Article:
Tag Archive: Bosshole


“Bulls make money, bears make money, pigs get slaughtered.” – CNBC Mad Money host Jim Cramercramerpigs

Which decision requires more mental gymnastics?

When to buy?

When to sell?

The author of Almost DailyBrett humbly opines that when to sell is the tougher call.

Why?

There are two kinds of remorse: ‘Darn it the stock kept going up after I sold’; and the worse one, ‘I could have sold when the stock was up, but I was a pig … and oh fiddlesticks, now I am selling when the stock is down.’

Yep, there are a lot of potential could-of, would-of, should-of when it comes to selling.

So what should you do in the view of this humble retail investor (read: Charles Schwab account)?

Don’t Fall in Love

“…Sometimes the most obvious question really is the question. In Enron’s case: How do you make money? – Bethany McLean, Fortune Magazine

Preparing to teach Corporate Public Relations/Investor Relations to Central Washington University seniors and a few juniors starting this coming Wednesday, yours truly will pose the same simple question that Fortune’s McLean posed to Enron’s Jeffrey Skilling: “How do you (Enron) make money?”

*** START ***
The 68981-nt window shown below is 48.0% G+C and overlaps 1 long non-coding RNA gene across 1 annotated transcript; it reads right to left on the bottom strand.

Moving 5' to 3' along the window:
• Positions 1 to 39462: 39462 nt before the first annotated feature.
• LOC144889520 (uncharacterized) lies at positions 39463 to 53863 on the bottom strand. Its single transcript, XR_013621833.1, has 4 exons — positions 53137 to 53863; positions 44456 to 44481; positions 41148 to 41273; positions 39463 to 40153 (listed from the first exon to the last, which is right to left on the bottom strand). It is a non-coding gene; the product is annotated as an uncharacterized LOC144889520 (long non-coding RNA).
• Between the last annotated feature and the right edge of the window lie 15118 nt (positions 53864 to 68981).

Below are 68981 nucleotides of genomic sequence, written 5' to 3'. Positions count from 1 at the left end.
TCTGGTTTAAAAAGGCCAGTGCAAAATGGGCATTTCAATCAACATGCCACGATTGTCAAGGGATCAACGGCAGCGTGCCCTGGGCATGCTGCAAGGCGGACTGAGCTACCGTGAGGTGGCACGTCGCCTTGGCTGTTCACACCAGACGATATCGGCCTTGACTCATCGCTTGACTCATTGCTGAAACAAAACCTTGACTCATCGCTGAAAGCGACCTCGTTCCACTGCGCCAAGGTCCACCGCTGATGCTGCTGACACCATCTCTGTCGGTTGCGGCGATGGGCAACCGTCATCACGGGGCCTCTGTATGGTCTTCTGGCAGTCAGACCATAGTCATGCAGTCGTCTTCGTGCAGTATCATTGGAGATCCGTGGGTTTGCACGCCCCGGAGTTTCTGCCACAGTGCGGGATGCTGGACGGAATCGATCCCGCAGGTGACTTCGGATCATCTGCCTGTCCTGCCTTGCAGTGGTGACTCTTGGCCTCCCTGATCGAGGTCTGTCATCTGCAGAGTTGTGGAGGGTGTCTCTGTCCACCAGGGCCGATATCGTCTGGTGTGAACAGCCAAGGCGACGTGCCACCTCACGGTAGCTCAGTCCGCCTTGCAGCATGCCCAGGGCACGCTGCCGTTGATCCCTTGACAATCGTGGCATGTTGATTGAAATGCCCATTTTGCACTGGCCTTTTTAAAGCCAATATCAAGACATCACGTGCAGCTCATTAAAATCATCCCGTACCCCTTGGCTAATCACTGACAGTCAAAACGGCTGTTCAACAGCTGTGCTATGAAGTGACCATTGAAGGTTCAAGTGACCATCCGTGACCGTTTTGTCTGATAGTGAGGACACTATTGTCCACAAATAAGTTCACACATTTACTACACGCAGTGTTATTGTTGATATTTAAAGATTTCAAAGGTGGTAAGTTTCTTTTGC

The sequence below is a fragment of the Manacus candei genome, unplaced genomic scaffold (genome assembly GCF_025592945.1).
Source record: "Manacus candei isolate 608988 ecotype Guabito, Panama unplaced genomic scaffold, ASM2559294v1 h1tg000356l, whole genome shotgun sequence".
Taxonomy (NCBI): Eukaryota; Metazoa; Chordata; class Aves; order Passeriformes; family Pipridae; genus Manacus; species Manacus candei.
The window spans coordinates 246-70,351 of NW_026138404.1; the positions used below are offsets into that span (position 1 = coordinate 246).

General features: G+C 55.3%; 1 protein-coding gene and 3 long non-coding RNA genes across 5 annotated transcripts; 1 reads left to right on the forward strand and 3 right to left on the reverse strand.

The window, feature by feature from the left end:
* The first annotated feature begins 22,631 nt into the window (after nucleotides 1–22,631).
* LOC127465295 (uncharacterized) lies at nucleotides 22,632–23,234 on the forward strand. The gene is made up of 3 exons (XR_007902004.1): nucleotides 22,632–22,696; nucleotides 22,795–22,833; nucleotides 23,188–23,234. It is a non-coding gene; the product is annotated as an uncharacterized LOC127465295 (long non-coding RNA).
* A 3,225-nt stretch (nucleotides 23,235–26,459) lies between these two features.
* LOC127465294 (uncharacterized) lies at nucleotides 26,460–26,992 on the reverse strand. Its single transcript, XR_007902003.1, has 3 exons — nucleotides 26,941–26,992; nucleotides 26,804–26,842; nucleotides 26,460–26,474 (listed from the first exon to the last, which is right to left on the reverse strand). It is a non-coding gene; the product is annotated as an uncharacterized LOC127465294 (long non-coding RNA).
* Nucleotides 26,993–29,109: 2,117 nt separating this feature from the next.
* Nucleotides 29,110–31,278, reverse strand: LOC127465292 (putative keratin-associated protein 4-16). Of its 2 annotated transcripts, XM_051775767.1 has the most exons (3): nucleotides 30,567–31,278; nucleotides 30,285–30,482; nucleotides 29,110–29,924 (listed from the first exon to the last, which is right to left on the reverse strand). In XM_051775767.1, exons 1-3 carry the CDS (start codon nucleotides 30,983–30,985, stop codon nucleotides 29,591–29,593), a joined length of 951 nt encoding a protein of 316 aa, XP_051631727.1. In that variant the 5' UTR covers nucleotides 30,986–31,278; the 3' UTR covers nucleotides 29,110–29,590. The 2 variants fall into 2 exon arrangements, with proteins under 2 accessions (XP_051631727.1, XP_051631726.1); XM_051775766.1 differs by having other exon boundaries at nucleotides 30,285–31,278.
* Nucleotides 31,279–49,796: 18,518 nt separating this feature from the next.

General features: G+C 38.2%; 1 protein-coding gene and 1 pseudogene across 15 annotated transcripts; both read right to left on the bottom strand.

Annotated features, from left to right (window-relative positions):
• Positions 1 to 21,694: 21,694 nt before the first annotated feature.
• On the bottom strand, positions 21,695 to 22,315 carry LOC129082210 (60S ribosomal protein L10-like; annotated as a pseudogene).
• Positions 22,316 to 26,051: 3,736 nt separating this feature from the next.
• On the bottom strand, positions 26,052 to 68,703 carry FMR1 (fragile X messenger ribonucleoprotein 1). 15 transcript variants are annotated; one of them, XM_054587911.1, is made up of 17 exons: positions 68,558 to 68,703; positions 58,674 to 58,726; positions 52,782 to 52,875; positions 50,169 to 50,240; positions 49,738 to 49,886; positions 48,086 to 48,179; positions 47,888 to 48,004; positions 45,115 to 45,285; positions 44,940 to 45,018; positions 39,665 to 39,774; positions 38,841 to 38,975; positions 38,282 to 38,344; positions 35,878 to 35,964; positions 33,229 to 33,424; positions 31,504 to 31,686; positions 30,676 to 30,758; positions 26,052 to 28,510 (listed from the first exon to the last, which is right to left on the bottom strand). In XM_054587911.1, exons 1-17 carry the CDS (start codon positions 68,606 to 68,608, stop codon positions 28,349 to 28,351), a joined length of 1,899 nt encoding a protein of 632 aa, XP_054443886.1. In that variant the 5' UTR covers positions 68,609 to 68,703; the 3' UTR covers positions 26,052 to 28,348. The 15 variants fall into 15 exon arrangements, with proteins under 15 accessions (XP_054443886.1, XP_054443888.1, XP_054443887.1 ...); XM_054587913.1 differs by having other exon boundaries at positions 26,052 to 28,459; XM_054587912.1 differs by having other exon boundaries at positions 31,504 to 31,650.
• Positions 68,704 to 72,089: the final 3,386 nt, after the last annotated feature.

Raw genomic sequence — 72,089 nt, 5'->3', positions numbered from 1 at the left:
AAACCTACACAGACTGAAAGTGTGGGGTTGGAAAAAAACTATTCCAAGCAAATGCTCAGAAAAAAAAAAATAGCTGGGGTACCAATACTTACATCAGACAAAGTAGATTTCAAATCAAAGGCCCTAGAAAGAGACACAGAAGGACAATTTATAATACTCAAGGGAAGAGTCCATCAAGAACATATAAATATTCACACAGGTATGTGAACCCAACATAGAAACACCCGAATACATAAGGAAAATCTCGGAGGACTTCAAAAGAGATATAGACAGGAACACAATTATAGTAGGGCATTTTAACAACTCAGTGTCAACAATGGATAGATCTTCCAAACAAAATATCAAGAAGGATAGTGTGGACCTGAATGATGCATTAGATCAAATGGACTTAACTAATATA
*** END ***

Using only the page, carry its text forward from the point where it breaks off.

Communicators need to have elevator pitches at their ready when asked this very same straightforward question about their own employer. The same is true for investors: How does a company make money? If the answer is clear; you like the company; you understand the business strategy; you have done your homework including consulting with your financial advisor, then it may be time to purchase shares of the company stock.bullandbear

This particular company’s stock is now part of your diversified portfolio, which in turn represents a portion of your retirement savings, a child’s college education, that dream vacation etc.